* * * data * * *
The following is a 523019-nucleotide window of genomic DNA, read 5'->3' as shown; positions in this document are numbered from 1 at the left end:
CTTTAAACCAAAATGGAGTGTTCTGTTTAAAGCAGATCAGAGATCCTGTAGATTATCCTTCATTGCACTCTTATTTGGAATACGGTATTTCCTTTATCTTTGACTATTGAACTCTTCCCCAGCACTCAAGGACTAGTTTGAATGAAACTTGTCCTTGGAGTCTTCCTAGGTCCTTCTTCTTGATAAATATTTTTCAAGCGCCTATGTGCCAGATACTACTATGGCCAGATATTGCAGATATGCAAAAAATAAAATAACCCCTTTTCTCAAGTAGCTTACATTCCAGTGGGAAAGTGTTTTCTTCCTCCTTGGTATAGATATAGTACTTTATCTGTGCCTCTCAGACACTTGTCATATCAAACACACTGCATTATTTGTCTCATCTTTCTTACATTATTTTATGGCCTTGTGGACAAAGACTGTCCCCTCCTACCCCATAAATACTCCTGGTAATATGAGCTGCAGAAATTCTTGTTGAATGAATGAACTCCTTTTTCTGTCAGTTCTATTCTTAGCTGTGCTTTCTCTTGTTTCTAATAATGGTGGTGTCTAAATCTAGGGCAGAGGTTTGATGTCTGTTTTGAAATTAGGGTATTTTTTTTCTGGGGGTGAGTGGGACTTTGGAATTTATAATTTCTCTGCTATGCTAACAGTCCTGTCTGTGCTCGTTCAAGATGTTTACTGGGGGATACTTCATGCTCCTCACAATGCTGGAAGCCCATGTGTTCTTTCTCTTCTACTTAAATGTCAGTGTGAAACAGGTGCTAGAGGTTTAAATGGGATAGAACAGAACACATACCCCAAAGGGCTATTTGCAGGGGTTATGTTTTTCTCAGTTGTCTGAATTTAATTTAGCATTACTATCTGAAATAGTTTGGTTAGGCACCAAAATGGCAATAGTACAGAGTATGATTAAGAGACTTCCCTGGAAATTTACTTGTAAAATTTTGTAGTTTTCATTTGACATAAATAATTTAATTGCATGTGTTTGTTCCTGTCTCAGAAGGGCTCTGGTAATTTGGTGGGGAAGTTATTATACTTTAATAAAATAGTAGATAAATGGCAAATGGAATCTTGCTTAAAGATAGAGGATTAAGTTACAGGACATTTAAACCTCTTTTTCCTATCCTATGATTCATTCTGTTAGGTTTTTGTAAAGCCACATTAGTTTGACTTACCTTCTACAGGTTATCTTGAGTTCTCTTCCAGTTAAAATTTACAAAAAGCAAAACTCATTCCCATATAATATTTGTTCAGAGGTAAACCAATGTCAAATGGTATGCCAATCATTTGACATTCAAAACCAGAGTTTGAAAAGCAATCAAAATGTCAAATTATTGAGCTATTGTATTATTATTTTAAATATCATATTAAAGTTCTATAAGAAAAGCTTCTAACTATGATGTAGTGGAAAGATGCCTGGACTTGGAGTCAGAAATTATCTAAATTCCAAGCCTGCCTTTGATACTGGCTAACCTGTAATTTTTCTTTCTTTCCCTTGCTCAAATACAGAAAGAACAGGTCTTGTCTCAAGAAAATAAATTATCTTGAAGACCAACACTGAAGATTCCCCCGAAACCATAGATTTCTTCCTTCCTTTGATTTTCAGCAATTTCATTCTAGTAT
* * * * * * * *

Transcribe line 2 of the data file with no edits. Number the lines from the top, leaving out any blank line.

CTTTAAACCAAAATGGAGTGTTCTGTTTAAAGCAGATCAGAGATCCTGTAGATTATCCTTCATTGCACTCTTATTTGGAATACGGTATTTCCTTTATCTTTGACTATTGAACTCTTCCCCAGCACTCAAGGACTAGTTTGAATGAAACTTGTCCTTGGAGTCTTCCTAGGTCCTTCTTCTTGATAAATATTTTTCAAGCGCCTATGTGCCAGATACTACTATGGCCAGATATTGCAGATATGCAAAAAATAAAATAACCCCTTTTCTCAAGTAGCTTACATTCCAGTGGGAAAGTGTTTTCTTCCTCCTTGGTATAGATATAGTACTTTATCTGTGCCTCTCAGACACTTGTCATATCAAACACACTGCATTATTTGTCTCATCTTTCTTACATTATTTTATGGCCTTGTGGACAAAGACTGTCCCCTCCTACCCCATAAATACTCCTGGTAATATGAGCTGCAGAAATTCTTGTTGAATGAATGAACTCCTTTTTCTGTCAGTTCTATTCTTAGCTGTGCTTTCTCTTGTTTCTAATAATGGTGGTGTCTAAATCTAGGGCAGAGGTTTGATGTCTGTTTTGAAATTAGGGTATTTTTTTTCTGGGGGTGAGTGGGACTTTGGAATTTATAATTTCTCTGCTATGCTAACAGTCCTGTCTGTGCTCGTTCAAGATGTTTACTGGGGGATACTTCATGCTCCTCACAATGCTGGAAGCCCATGTGTTCTTTCTCTTCTACTTAAATGTCAGTGTGAAACAGGTGCTAGAGGTTTAAATGGGATAGAACAGAACACATACCCCAAAGGGCTATTTGCAGGGGTTATGTTTTTCTCAGTTGTCTGAATTTAATTTAGCATTACTATCTGAAATAGTTTGGTTAGGCACCAAAATGGCAATAGTACAGAGTATGATTAAGAGACTTCCCTGGAAATTTACTTGTAAAATTTTGTAGTTTTCATTTGACATAAATAATTTAATTGCATGTGTTTGTTCCTGTCTCAGAAGGGCTCTGGTAATTTGGTGGGGAAGTTATTATACTTTAATAAAATAGTAGATAAATGGCAAATGGAATCTTGCTTAAAGATAGAGGATTAAGTTACAGGACATTTAAACCTCTTTTTCCTATCCTATGATTCATTCTGTTAGGTTTTTGTAAAGCCACATTAGTTTGACTTACCTTCTACAGGTTATCTTGAGTTCTCTTCCAGTTAAAATTTACAAAAAGCAAAACTCATTCCCATATAATATTTGTTCAGAGGTAAACCAATGTCAAATGGTATGCCAATCATTTGACATTCAAAACCAGAGTTTGAAAAGCAATCAAAATGTCAAATTATTGAGCTATTGTATTATTATTTTAAATATCATATTAAAGTTCTATAAGAAAAGCTTCTAACTATGATGTAGTGGAAAGATGCCTGGACTTGGAGTCAGAAATTATCTAAATTCCAAGCCTGCCTTTGATACTGGCTAACCTGTAATTTTTCTTTCTTTCCCTTGCTCAAATACAGAAAGAACAGGTCTTGTCTCAAGAAAATAAATTATCTTGAAGACCAACACTGAAGATTCCCCCGAAACCATAGATTTCTTCCTTCCTTTGATTTTCAGCAATTTCATTCTAGTAT